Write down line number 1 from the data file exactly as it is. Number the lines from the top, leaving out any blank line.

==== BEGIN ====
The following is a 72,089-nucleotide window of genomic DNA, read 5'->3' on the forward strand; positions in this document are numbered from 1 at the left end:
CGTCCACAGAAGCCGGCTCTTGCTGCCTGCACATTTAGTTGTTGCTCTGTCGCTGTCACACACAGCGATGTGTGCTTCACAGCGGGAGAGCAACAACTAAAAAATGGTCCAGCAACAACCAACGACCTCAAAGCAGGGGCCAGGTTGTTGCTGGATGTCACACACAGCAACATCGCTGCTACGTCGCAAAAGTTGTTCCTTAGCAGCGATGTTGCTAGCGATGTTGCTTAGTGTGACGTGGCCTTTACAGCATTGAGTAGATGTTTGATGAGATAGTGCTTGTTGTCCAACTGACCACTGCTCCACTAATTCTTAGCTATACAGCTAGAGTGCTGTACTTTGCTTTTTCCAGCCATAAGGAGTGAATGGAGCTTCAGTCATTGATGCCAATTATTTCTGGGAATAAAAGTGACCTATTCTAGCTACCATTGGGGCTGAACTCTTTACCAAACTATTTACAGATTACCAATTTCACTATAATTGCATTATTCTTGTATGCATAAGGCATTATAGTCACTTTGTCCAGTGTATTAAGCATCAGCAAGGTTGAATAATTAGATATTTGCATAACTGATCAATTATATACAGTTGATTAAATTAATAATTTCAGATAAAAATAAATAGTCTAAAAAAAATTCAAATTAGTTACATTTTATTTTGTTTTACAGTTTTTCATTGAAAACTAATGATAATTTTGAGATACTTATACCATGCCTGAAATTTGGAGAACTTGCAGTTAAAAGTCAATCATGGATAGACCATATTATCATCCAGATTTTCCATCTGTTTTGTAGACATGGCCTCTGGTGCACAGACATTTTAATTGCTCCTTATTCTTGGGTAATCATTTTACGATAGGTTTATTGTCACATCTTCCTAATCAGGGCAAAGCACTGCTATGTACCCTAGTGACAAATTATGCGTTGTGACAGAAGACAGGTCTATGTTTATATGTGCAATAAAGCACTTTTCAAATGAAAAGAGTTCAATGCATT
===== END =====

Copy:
The following is a 72,089-nucleotide window of genomic DNA, read 5'->3' on the forward strand; positions in this document are numbered from 1 at the left end: